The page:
People keep making suggestions about other jobs for me to be doing. The Best Brother Ever thinks I should become a personal chef for someone who has a lot of food restrictions and can’t handle the challenge of eating within them. My friend E thinks I should be packaging my granola and selling it for ridiculous prices. (Someday I am going to do a cost analysis on my granola — I suspect it’s not any cheaper than the ones that companies do sell for ridiculous prices, because I put a lot of good ingredients in it. But it is tasty.)

And my friend P now says I should become a home organizer, traveling around and helping people de-clutter their houses. That’s because I spent the last three days working on her kitchen. I wish I had taken before photos, so that a before-and-after would make sense, but when I first got here, she had no available counter space on which to work. I don’t think I complained too loudly, but I muttered, and eventually I did wistfully say, “I wish I could organize your kitchen.”

To which she replied, “Knock yourself out.”

In my defense, I then asked several times if she was serious. Did she really want someone else going through her stuff? Deciding on the right places for useful things? Pushing her to get rid of the stuff she never used?

Patiently, she answered, “Yes, yes, yes.”

So I did. Her dishes are now stored above her dish rack, so that you can put them away without taking a single step. Her pantry items (formerly stored on a bookcase outside the kitchen) are now in what used to be the dish cupboard; snacks on the bottom shelf, soups and pasta on the next, rices and grains on the third. Her spices (formerly stored in a drawer in living room) are now alphabetized and in an angled double row on an open shelf next to the stove. The tea cups she uses are on the bottom shelf on the sink side, also an open shelf; the cups her guests most often use are stored within reach on the third shelf. The teas are in order — chai, ginger and herb, black — on the second shelf.

Eventually I stopped asking as I moved items to the “to be donated” pile in the living room. We all have those things: the inefficient jars for storing baking staples; the cute plastic dishes for little kids; the hand-me-down second or third crockpot; the fondue pots. She had three of the latter — she’s keeping the mid-size one, letting the other two go.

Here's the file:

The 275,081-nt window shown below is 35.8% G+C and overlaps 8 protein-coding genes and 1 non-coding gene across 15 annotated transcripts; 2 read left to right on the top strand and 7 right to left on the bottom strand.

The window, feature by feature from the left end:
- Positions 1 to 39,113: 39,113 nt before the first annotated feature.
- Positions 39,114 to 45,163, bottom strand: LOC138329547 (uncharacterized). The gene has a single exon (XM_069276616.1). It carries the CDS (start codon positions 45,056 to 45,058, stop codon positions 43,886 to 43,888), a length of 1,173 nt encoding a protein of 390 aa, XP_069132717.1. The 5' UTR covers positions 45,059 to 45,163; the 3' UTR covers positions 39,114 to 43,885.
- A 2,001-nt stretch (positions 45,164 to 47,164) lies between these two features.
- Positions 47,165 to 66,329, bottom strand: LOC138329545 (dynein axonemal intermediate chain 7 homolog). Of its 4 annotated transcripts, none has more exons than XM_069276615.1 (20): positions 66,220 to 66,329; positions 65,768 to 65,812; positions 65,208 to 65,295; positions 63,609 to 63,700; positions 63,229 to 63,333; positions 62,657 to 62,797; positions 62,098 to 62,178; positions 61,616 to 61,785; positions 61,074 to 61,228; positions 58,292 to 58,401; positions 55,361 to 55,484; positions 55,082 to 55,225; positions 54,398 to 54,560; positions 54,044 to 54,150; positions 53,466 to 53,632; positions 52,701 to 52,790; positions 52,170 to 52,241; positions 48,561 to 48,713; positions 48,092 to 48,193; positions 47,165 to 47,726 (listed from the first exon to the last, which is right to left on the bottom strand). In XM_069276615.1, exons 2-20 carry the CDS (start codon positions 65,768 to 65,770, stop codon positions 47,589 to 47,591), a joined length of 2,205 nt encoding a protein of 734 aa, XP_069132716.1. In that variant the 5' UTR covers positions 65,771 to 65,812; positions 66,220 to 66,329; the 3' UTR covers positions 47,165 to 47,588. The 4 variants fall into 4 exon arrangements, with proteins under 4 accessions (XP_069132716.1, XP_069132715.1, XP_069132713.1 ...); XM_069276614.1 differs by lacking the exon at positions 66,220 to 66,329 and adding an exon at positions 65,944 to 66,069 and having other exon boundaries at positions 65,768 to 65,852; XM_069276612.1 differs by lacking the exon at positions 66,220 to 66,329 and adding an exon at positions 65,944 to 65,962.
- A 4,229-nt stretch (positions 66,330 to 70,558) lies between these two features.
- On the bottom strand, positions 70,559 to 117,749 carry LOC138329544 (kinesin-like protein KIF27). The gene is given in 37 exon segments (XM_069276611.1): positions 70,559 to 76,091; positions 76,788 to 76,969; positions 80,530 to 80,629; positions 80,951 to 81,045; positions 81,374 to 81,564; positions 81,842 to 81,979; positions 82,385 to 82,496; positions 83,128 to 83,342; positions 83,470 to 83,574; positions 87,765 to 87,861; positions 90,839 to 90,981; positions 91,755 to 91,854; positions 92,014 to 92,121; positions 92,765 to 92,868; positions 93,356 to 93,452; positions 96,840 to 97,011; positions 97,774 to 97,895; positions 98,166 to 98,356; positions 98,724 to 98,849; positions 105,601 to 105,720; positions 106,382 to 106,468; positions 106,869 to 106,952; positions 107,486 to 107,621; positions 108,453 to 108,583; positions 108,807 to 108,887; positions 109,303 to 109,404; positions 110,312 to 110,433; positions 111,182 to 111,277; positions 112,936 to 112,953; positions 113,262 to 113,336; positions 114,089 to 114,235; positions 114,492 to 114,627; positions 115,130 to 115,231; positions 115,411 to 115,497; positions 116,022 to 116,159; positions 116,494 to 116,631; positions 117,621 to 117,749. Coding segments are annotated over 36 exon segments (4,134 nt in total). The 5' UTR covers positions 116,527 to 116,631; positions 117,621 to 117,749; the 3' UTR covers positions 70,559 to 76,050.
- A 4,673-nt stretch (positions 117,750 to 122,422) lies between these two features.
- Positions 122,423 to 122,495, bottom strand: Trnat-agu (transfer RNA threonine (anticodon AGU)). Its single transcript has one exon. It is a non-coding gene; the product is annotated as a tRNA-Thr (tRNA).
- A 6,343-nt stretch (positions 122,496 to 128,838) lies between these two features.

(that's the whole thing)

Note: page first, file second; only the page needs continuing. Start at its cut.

Or the chipped dishes that have been around forever, the glass jars that might come in handy someday, the abundance of plastic leftover dishes that somehow seem to multiply in the drawers. She still has an abundance of plastic dishes, but only enough to fit neatly into two drawers and she’s going to have to start her glass jar collection anew. The chipped dishes will happen on their own, of course.

I’m not entirely done. I left a pile of stuff on a small table needing to be sorted and one counter was still topped with many glass bottles needing to be recycled last night. But I’m pretty close. And P, whose kitchen was cluttered and overflowing with stuff, now has several entirely empty cupboards that she can start filling.

P tells me I could make a lot of money at it, but I don’t think I actually want to start cleaning out people’s houses for money. Maybe this is just the Floridian in me, but I suspect the jobs would mostly be getting rid of stuff after someone had died and that would be seriously depressing as a way of life. But it was highly satisfying few days.

And it gave me a new piece of my travel plans — I’m not sure what the next week or so will bring, whether I’m going to drive south into the path of the total eclipse coverage, whether I’m finally going to connect with my other WA friends — but at some point after the 28th, I’ll be back here in Seattle. I’m going to tackle P’s teenage daughter’s bedroom once she gets home from her summer vacation with her dad, and I am quite looking forward to it.

In other news, I’m getting a little obsessed with insta-pot soups. The combination of an insta-pot and an immersion blender make vegetable soups trivially easy. Last night I was feeling awful — either a gluten reaction, a mold reaction, or the beginning of a cold — but I threw some onion, carrots, curry spices and chicken broth into the insta-pot and hit the soup button, then when it beeped, added some coconut milk and blended. I wish I’d had some leftover rice, but since I didn’t, I topped some gluten-free bread with butter, a little minced garlic, parmesan cheese, and cilantro, toasted it, cut it into crouton-ish sized pieces and dropped it into the soup. It was delicious. Oh, I added some salt at the end, too.

Given that I felt terrible (and still do, alas), it was a lovely, low-effort meal. I will be eating leftovers for lunch. Maybe with some left-over quinoa instead of toast. If I’d remembered the quinoa yesterday, I would have used it then. Carrot, curry and quinoa soup — doesn’t that sound fancy? It was really just the only non-nightshade vegetable available to me, and I felt too lousy to go to the store.

And that’s a terrible note to end on, but I do have to get to the store today and I can tell already that it’s going to be a very low-energy day. Simple goals: a shower, the store, some more time spent staring at Grace, wondering what Noah’s motivations are. And the dogs, of course, will want to be walked. Huh, I’m feeling tired already. Maybe I’ll start with a little more coffee.

Oh, but since I have no photos — how about a link to an incredibly adorable set of baby photos? Kyla, who comments here sometimes, had her baby last week, and he is gorgeous. If you get a chance, stop by, say “aw,” and wish her well!